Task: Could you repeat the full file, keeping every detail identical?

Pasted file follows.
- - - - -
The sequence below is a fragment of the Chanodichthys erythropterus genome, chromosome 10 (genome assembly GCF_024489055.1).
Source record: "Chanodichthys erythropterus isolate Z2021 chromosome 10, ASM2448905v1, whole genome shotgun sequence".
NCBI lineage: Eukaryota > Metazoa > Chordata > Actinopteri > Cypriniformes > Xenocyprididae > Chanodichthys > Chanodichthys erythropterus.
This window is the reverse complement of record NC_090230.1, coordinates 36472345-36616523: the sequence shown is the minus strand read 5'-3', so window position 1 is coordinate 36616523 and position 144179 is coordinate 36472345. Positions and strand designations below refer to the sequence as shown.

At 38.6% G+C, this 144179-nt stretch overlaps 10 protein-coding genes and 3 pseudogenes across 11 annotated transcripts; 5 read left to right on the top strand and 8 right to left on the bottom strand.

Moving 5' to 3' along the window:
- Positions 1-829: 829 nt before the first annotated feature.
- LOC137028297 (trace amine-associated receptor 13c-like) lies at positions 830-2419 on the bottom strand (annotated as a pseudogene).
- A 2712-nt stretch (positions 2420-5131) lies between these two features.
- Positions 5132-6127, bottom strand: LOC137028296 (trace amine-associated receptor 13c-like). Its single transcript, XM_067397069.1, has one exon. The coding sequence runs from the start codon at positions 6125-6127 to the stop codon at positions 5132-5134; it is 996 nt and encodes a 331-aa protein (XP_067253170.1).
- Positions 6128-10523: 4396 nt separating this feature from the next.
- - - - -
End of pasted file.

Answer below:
The sequence below is a fragment of the Chanodichthys erythropterus genome, chromosome 10 (genome assembly GCF_024489055.1).
Source record: "Chanodichthys erythropterus isolate Z2021 chromosome 10, ASM2448905v1, whole genome shotgun sequence".
NCBI lineage: Eukaryota > Metazoa > Chordata > Actinopteri > Cypriniformes > Xenocyprididae > Chanodichthys > Chanodichthys erythropterus.
This window is the reverse complement of record NC_090230.1, coordinates 36472345-36616523: the sequence shown is the minus strand read 5'-3', so window position 1 is coordinate 36616523 and position 144179 is coordinate 36472345. Positions and strand designations below refer to the sequence as shown.

At 38.6% G+C, this 144179-nt stretch overlaps 10 protein-coding genes and 3 pseudogenes across 11 annotated transcripts; 5 read left to right on the top strand and 8 right to left on the bottom strand.

Moving 5' to 3' along the window:
- Positions 1-829: 829 nt before the first annotated feature.
- LOC137028297 (trace amine-associated receptor 13c-like) lies at positions 830-2419 on the bottom strand (annotated as a pseudogene).
- A 2712-nt stretch (positions 2420-5131) lies between these two features.
- Positions 5132-6127, bottom strand: LOC137028296 (trace amine-associated receptor 13c-like). Its single transcript, XM_067397069.1, has one exon. The coding sequence runs from the start codon at positions 6125-6127 to the stop codon at positions 5132-5134; it is 996 nt and encodes a 331-aa protein (XP_067253170.1).
- Positions 6128-10523: 4396 nt separating this feature from the next.